Honouring the knowledges of Indigenous leaders in education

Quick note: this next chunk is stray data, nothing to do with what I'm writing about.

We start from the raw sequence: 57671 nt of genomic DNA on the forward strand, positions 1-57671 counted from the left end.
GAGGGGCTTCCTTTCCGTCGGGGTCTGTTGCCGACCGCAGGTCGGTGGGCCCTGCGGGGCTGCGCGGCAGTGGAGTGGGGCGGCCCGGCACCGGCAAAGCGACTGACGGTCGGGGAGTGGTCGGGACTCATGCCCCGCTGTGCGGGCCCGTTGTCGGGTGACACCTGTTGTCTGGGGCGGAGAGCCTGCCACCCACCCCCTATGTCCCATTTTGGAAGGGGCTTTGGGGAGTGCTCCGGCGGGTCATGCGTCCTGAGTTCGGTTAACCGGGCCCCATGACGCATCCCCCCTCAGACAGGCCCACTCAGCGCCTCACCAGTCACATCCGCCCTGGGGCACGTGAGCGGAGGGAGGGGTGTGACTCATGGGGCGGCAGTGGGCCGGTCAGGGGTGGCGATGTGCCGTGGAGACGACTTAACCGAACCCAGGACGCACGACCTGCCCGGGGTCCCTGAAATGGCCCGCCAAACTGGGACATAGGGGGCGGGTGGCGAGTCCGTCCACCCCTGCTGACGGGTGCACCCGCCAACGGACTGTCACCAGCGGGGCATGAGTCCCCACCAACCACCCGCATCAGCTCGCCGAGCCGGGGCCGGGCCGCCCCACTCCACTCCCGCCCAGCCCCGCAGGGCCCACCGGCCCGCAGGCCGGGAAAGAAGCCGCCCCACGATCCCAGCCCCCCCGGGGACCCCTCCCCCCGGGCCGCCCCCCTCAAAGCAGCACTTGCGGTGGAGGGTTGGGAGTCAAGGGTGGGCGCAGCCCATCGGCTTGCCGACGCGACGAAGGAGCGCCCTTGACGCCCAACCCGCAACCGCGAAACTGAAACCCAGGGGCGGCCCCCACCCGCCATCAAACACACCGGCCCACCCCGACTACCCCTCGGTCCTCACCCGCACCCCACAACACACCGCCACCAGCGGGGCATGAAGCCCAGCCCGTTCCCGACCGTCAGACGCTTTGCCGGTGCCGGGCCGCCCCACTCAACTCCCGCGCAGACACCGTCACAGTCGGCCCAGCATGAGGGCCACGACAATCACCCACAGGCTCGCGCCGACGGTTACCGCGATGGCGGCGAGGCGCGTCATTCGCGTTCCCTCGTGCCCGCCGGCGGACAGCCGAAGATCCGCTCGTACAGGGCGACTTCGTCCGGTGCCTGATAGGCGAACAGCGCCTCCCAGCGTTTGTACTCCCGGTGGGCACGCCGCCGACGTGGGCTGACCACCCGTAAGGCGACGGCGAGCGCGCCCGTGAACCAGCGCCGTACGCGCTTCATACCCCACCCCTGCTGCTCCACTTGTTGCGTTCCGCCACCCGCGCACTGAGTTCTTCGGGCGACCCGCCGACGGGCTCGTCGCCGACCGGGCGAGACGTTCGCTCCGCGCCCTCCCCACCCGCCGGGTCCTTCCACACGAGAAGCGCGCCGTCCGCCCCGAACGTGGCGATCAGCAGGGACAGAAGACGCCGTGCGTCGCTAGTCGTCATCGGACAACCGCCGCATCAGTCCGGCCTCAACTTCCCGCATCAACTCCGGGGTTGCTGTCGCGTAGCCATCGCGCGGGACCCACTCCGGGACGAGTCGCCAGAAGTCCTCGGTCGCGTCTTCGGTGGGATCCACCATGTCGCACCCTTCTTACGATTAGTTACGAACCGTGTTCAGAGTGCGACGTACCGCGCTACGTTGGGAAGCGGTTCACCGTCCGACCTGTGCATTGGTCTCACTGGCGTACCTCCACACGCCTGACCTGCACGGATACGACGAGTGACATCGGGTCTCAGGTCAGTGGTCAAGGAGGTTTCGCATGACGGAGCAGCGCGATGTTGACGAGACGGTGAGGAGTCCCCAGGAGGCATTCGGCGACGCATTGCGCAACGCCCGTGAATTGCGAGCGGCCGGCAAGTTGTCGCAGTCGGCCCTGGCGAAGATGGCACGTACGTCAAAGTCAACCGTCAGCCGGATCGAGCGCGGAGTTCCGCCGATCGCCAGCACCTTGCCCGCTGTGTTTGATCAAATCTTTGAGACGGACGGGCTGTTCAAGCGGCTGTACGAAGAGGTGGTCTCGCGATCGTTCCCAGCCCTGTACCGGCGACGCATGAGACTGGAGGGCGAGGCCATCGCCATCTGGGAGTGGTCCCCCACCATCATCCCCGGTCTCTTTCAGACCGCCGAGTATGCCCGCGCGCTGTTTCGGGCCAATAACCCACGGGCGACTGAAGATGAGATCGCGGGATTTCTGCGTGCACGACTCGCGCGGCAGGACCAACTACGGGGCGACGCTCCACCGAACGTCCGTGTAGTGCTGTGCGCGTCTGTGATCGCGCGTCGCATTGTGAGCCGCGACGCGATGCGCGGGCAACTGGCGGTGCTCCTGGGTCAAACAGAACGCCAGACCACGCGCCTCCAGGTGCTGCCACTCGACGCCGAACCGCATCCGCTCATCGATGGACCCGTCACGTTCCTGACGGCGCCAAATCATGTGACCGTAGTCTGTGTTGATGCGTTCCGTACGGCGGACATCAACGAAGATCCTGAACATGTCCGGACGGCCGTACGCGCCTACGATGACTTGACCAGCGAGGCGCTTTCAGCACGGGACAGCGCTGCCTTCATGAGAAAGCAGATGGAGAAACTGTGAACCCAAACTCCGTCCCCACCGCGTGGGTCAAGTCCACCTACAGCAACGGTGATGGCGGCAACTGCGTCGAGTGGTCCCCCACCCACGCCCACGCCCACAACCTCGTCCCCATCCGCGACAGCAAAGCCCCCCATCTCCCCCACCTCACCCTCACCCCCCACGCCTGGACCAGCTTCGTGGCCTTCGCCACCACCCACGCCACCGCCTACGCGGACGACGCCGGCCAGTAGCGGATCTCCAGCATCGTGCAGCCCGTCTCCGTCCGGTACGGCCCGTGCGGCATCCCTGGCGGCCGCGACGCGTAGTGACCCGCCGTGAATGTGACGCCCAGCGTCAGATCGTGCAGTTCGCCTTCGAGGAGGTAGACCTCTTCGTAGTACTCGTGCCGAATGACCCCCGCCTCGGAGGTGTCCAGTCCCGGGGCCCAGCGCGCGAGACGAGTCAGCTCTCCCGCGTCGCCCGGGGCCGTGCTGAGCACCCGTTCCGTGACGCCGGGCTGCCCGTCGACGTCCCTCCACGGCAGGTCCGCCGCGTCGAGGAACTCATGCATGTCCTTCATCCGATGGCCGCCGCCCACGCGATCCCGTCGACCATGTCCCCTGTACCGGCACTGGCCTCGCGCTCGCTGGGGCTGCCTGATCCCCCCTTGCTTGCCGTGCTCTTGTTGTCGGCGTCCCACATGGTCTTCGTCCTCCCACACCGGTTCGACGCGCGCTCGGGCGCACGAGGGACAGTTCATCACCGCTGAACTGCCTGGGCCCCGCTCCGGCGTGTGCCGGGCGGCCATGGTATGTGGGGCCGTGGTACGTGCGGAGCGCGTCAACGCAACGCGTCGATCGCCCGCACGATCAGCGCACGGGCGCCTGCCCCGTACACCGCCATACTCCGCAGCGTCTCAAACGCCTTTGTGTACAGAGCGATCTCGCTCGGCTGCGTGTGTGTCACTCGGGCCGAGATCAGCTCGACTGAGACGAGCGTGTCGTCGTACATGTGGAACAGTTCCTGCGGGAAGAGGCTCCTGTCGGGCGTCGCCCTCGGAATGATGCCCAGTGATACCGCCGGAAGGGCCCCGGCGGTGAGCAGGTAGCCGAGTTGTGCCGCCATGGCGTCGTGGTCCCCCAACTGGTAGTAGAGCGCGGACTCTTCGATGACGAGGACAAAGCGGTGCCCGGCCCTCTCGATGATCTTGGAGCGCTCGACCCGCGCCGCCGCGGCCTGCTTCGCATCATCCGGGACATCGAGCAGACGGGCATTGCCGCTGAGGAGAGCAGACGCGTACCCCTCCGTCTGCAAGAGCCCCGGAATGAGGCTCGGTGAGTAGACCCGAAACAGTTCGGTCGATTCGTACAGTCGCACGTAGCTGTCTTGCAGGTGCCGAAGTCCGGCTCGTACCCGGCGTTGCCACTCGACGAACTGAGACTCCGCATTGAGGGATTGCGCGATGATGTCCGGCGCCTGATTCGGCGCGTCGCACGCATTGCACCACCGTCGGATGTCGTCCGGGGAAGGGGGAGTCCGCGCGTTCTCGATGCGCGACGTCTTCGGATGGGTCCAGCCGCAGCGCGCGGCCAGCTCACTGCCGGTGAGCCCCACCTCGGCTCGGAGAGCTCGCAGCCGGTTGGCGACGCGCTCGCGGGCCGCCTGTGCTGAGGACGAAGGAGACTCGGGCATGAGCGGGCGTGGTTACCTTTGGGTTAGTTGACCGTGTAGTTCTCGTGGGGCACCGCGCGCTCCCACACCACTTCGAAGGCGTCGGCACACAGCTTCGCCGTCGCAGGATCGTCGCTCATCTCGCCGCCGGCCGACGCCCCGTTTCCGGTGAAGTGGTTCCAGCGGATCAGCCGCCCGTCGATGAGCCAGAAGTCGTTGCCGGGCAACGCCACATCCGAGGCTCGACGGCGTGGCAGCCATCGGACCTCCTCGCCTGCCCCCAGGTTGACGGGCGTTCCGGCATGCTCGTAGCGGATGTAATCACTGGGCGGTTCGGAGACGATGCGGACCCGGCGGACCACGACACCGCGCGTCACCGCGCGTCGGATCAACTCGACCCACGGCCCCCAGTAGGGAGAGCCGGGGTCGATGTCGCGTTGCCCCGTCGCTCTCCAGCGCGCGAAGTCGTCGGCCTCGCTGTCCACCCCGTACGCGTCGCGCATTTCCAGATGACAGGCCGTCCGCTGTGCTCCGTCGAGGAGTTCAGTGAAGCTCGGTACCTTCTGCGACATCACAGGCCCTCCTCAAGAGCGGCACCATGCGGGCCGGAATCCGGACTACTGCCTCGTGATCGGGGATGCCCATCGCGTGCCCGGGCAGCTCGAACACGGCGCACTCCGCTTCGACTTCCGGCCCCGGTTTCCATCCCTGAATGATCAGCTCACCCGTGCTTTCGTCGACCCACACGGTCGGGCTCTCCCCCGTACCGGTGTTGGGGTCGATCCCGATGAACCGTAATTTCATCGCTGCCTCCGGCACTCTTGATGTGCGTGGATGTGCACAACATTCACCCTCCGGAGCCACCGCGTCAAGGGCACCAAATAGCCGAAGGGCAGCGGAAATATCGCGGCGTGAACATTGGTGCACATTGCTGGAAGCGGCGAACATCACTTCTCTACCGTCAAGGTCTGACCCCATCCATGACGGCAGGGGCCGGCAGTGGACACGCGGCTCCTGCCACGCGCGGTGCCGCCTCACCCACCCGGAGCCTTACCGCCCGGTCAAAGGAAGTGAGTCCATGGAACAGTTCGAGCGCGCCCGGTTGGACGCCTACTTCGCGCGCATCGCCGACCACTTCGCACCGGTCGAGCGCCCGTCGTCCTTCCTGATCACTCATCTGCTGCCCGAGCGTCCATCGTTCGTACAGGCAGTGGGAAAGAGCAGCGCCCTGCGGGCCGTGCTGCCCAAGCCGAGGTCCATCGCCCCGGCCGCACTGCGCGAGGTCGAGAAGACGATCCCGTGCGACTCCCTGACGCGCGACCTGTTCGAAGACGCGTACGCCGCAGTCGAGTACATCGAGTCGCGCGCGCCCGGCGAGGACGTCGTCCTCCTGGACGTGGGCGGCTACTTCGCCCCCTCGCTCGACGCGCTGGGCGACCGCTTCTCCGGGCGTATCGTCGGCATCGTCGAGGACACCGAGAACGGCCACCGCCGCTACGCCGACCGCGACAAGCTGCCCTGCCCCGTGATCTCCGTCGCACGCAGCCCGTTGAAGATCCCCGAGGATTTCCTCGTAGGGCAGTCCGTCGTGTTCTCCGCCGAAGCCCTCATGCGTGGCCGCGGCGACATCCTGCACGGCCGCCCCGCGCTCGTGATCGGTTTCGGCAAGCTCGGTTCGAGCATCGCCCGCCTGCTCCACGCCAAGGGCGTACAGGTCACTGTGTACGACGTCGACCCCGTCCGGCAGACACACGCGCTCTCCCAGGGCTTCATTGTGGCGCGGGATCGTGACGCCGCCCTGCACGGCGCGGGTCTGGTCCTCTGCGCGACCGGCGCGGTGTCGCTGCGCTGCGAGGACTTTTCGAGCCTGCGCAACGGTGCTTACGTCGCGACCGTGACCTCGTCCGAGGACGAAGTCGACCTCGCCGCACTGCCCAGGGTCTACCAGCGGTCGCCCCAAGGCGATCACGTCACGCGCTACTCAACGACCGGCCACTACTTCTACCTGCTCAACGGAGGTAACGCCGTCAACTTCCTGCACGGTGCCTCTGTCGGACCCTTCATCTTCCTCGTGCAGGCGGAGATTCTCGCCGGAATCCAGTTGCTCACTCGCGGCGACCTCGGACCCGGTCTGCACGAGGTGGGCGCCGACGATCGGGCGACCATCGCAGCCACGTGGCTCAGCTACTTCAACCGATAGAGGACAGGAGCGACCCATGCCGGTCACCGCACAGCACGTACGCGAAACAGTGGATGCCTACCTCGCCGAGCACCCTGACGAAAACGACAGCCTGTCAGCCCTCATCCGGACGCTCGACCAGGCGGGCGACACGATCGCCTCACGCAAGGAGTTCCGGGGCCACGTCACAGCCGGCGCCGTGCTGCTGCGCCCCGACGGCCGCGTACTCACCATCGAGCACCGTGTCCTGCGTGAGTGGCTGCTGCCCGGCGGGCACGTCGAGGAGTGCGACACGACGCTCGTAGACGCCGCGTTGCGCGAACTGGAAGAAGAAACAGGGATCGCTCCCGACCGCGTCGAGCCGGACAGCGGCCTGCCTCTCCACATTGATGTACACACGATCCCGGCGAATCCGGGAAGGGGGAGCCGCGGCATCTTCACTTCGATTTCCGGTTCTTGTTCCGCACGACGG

The horrific history of Canada’s relationship with Indigenous peoples has no doubt left deep wounds and scars which continue to perpetuate systemic colonial racism and continue to oppress arguably the most marginalized and disadvantaged group of peoples in Canada. The role Indian Residential Schools have played in the cultural genocide of Indigenous peoples has left a devastating legacy of a deeply damaged relationship with an education system engrained with Westernized Eurocentric hegemony. It is no surprise that the academic achievement of the Indigenous population is well below the national average of the non-Indigenous population. Inevitably, there lacks any representation or acknowledgment of Indigenous knowledges which could inform educational practices in all facets to better reflect the growing population of Indigenous peoples. We must interrogate, revisit, and redesign current practices and preparation of educational leaders to better equip them to meet the needs of our changing demographics in Canada. Senator Murray Sinclair (2014), Chief Commissioner of the Truth and Reconciliation Commission of Canada (TRC) states, “education has brought us to the current state of poor relations between Aboriginal and non-Aboriginal peoples in this country, but education holds the key to making things better” (p.7). This research puts emphasis on exemplifying the knowledges of Indigenous leaders in education to inform leadership practices to create a shift that puts Indigenous ways of being, doing, and leading at the forefront of leadership theory and practice. I sat with and listened to the journeys of Indigenous leaders in education and documented the strengths that emerged within themes of refusal, resistance, resilience, and resurgence, as well as articulated specific leadership nuances congruent with Indigenous ways of knowing. Through story and connection, I unveil the knowledge Indigenous leaders carry within their leadership role, and work to shift the deficit paradigm that plagues the way Indigenous people are often viewed. A true valuing and acceptance of Indigenous knowledges can, and should, inform leadership foundations for the future of education in Canada for both Indigenous and non-Indigenous students.